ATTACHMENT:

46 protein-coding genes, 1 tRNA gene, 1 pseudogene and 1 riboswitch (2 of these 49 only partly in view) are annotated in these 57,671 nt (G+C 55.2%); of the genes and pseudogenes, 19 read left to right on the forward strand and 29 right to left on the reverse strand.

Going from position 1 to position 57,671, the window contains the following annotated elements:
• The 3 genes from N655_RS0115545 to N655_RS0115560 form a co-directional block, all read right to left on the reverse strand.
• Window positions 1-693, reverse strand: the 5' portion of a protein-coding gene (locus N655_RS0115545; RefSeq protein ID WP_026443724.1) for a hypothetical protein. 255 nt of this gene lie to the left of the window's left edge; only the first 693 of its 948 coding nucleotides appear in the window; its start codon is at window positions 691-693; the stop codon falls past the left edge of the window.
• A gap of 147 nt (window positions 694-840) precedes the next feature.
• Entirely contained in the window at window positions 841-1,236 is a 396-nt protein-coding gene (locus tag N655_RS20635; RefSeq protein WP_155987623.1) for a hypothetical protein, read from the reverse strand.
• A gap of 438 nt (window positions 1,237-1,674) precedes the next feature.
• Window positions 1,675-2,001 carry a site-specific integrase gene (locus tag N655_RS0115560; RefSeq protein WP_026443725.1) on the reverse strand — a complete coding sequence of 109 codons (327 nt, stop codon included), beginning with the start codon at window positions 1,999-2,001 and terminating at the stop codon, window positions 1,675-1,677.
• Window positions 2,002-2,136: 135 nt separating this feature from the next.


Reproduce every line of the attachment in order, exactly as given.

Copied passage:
46 protein-coding genes, 1 tRNA gene, 1 pseudogene and 1 riboswitch (2 of these 49 only partly in view) are annotated in these 57,671 nt (G+C 55.2%); of the genes and pseudogenes, 19 read left to right on the forward strand and 29 right to left on the reverse strand.

Going from position 1 to position 57,671, the window contains the following annotated elements:
• The 3 genes from N655_RS0115545 to N655_RS0115560 form a co-directional block, all read right to left on the reverse strand.
• Window positions 1-693, reverse strand: the 5' portion of a protein-coding gene (locus N655_RS0115545; RefSeq protein ID WP_026443724.1) for a hypothetical protein. 255 nt of this gene lie to the left of the window's left edge; only the first 693 of its 948 coding nucleotides appear in the window; its start codon is at window positions 691-693; the stop codon falls past the left edge of the window.
• A gap of 147 nt (window positions 694-840) precedes the next feature.
• Entirely contained in the window at window positions 841-1,236 is a 396-nt protein-coding gene (locus tag N655_RS20635; RefSeq protein WP_155987623.1) for a hypothetical protein, read from the reverse strand.
• A gap of 438 nt (window positions 1,237-1,674) precedes the next feature.
• Window positions 1,675-2,001 carry a site-specific integrase gene (locus tag N655_RS0115560; RefSeq protein WP_026443725.1) on the reverse strand — a complete coding sequence of 109 codons (327 nt, stop codon included), beginning with the start codon at window positions 1,999-2,001 and terminating at the stop codon, window positions 1,675-1,677.
• Window positions 2,002-2,136: 135 nt separating this feature from the next.